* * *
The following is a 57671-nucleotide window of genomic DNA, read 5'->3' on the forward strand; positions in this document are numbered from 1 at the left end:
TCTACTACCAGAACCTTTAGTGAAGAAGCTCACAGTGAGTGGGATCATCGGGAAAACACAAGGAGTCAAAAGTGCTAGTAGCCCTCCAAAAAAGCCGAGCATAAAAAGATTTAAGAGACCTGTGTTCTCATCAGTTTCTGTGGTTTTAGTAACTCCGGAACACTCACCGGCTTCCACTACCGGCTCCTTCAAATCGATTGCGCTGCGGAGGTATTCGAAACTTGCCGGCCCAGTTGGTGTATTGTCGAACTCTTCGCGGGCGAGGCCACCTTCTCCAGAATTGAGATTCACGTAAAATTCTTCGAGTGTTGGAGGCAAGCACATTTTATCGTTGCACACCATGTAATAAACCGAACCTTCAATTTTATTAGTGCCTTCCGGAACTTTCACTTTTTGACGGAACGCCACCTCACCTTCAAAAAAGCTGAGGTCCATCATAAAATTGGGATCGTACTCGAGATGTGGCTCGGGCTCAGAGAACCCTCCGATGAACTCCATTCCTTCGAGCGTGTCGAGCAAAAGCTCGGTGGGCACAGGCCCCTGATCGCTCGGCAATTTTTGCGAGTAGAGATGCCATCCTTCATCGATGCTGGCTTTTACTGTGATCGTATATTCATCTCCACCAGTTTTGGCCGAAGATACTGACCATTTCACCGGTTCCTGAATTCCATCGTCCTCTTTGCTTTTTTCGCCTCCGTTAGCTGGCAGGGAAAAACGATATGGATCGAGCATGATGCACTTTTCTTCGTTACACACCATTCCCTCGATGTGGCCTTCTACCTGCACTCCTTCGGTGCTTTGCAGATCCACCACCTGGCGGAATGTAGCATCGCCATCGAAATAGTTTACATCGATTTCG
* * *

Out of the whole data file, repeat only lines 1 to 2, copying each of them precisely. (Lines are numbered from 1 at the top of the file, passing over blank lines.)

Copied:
The following is a 57671-nucleotide window of genomic DNA, read 5'->3' on the forward strand; positions in this document are numbered from 1 at the left end:
TCTACTACCAGAACCTTTAGTGAAGAAGCTCACAGTGAGTGGGATCATCGGGAAAACACAAGGAGTCAAAAGTGCTAGTAGCCCTCCAAAAAAGCCGAGCATAAAAAGATTTAAGAGACCTGTGTTCTCATCAGTTTCTGTGGTTTTAGTAACTCCGGAACACTCACCGGCTTCCACTACCGGCTCCTTCAAATCGATTGCGCTGCGGAGGTATTCGAAACTTGCCGGCCCAGTTGGTGTATTGTCGAACTCTTCGCGGGCGAGGCCACCTTCTCCAGAATTGAGATTCACGTAAAATTCTTCGAGTGTTGGAGGCAAGCACATTTTATCGTTGCACACCATGTAATAAACCGAACCTTCAATTTTATTAGTGCCTTCCGGAACTTTCACTTTTTGACGGAACGCCACCTCACCTTCAAAAAAGCTGAGGTCCATCATAAAATTGGGATCGTACTCGAGATGTGGCTCGGGCTCAGAGAACCCTCCGATGAACTCCATTCCTTCGAGCGTGTCGAGCAAAAGCTCGGTGGGCACAGGCCCCTGATCGCTCGGCAATTTTTGCGAGTAGAGATGCCATCCTTCATCGATGCTGGCTTTTACTGTGATCGTATATTCATCTCCACCAGTTTTGGCCGAAGATACTGACCATTTCACCGGTTCCTGAATTCCATCGTCCTCTTTGCTTTTTTCGCCTCCGTTAGCTGGCAGGGAAAAACGATATGGATCGAGCATGATGCACTTTTCTTCGTTACACACCATTCCCTCGATGTGGCCTTCTACCTGCACTCCTTCGGTGCTTTGCAGATCCACCACCTGGCGGAATGTAGCATCGCCATCGAAATAGTTTACATCGATTTCG